For some time now we’ve been analyzing the helpfulness of the engineering phenomena known as *pulleys* and we’ve learned that, yes, they can be very helpful, although they do have their limitations. One of those ever-present limitations is due to the inevitable presence of *friction* between moving parts. Like an unsummoned gremlin, *friction* will be standing by in any mechanical situation to put the wrench in the works. Today we’ll calculate just *how much friction is present* within the example *compound pulley *we’ve been working with. * *
__So How Much Friction is Present in our Compound Pulley?__
Last time we began our numerical demonstration of the inequality between a compound pulley’s work input, *WI*, and work output, *WO*, an inequality that’s due to friction in its wheels. We began things by examining a friction-free scenario and discovered that to lift an urn with a weight, *W*, of 40 pounds a distance, *d*_{1}, of 2 feet above the ground, Mr. Toga exerts a personal effort/force, *F*, of 10 pounds to extract a length of rope, *d*_{2}, of 8 feet.
In reality our compound pulley must contend with the effects of friction, so we know it will take more than 10 pounds of force to lift the urn, a resistance which we’ll notate *F*_{F}. To determine this value we’ll attach a spring scale to Mr. Toga’s end of the rope and measure his actual lifting force, *F*_{Actual}, represented by the formula,
*F*_{Actual} = *F + F*_{F }(1)
We find that *F*_{Actual} equals 12 pounds. Thus our equation becomes,
12 *Lbs = *10 *Lbs + F*_{F }(2)
which simplifies to,
2 *Lbs =* *F*_{F }(3)
Now that we’ve determined values for all operating variables, we can solve for work input and then contrast our finding with work output,
*WI = *(*F ×* *d*_{2}) *+ *(*F*_{F} *×* *d*_{2}) (4)
*WI = *(10* Lbs ×** *8* feet*) *+ *(2* Lbs ×** *8* feet*) (5)
*WI = *96* Ft-Lbs *(6)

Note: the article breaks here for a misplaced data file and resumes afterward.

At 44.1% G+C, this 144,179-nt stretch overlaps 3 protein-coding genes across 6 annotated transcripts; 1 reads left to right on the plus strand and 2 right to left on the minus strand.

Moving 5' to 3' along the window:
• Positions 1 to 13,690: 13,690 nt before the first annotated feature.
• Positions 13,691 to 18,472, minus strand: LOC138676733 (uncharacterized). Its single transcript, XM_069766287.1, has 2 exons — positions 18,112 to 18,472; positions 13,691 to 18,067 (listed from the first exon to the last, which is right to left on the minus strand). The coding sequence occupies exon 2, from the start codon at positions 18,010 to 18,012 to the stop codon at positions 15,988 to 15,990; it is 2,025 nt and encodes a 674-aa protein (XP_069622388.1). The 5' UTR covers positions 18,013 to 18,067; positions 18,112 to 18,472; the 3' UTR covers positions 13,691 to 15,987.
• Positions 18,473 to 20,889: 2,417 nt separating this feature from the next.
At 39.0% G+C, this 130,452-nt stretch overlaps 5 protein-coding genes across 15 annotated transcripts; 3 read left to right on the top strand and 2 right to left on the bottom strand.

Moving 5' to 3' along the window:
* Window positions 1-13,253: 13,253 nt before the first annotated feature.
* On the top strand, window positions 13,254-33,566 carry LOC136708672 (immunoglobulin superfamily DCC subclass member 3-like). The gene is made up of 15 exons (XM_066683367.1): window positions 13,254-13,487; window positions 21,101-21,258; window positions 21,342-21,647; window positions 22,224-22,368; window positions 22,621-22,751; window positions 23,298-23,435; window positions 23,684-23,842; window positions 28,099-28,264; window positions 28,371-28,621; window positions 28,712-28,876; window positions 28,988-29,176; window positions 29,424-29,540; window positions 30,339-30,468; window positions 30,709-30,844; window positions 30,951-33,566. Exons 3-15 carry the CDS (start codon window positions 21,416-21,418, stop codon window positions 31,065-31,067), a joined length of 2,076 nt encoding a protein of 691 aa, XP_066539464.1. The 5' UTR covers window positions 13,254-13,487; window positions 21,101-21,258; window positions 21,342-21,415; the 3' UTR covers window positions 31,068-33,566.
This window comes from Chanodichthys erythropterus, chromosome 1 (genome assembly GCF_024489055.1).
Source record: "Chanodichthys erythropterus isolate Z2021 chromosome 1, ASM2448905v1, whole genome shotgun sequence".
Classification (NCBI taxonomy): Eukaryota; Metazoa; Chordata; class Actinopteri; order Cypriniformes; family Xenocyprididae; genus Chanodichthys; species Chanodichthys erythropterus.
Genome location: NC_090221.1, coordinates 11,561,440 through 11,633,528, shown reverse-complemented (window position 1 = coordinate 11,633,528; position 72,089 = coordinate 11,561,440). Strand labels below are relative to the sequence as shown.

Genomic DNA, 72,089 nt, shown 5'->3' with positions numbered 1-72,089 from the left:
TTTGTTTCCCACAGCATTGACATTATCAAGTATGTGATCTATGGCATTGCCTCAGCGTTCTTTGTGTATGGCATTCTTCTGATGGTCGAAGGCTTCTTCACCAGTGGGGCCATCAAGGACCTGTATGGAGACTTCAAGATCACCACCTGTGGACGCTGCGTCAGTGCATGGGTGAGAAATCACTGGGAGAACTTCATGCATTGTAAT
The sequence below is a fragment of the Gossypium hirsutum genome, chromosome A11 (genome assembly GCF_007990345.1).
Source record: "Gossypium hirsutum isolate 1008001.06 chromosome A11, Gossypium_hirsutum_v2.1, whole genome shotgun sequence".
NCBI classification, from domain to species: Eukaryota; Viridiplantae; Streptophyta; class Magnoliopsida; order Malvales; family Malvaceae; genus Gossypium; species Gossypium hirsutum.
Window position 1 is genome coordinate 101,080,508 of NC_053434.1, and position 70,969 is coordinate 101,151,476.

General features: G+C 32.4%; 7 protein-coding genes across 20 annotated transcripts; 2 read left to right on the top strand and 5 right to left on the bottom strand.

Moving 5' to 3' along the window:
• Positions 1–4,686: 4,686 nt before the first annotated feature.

We previously calculated work output, *WO* to be 80 *Ft-Lbs, *so we’re now in a position to calculate the difference between work input and work output to be,
*WI – WO =* 16 *Ft-Lbs* (7)
It’s evident that the amount of work Mr. Toga puts into lifting his urn requires 16 more Foot-Pounds of work input effort than the amount of work output produced. This extra effort that’s required to overcome the pulley’s friction is the same as the work required to carry a weight of one pound a distance of 16 feet. We can thus conclude that work input does not equal work output in a *compound pulley*.
Next time we’ll take a look at a different use for pulleys beyond that of just lifting objects.
Copyright 2017 – Philip J. O’Keefe, PE
Engineering Expert Witness Blog
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Tags: compound pulley, engineering, friction, pulley, work, work input, work output

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Wednesday, February 15th, 2017
Last time we began *work* on a *numerical* demonstration and engineering analysis of the inequality of work input and output as experienced by our example persona, an ancient Greek lifting an urn. Today we’ll get two steps closer to demonstrating this reality as we *work a compound pulley’s numerical puzzle, *shuffling equations like a Rubik’s Cube to arrive at values for two variables crucial to our analysis, *d*_{2}, the length of rope he extracts from the *pulley* while lifting, and *F, *the force/effort required to lift the urn in an idealized situation where no friction exists. * *
__A Compound Pulley’s Numerical Puzzle is Like a Rubik’s Cube__
We’ll continue manipulating the work input equation, *WI,* as shown in Equation (1), along with derivative equations, breaking it down into parts, and handle the two terms within parentheses separately. Term one, (*F *× *d*_{2}), corresponds to the force/effort/work required to lift the urn in an idealized no-friction world. It’ll be our focus today as it provides a springboard to solving for variables *F* and *d*_{2}.
*WI = *(*F ×* *d*_{2}) *+ *(*F*_{F} *×* *d*_{2}) (1)
Previously we learned that when friction is present, work output, *WO,* is equal to work input minus the work required to oppose friction while lifting. Mathematically that’s represented by,
*WO = WI – *(*F*_{F} ×* d*_{2}) (2)
We also previously calculated *WO* to equal 80 *Ft-Lbs*. To get *F* and *d*_{2} into a relationship with terms we already know the value for, namely *WO*, we substitute Equation (1) into Equation (2) and arrive at,
80 *Ft-Lbs = *(*F ×* *d*_{2}) *+ *(*F*_{F} *×* *d*_{2})* – *(*F*_{F} *×* d_{2}) (3)
simplified this becomes,
80 *Ft-Lbs =* *F ×* *d*_{2} (4)
To find the value of *d*_{2}, we’ll return to a past equation concerning compound pulleys derived within the context of *mechanical advantage, MA*. That is,
*d*_{2} ÷ *d*_{1 }= _{ }MA_{ }(5)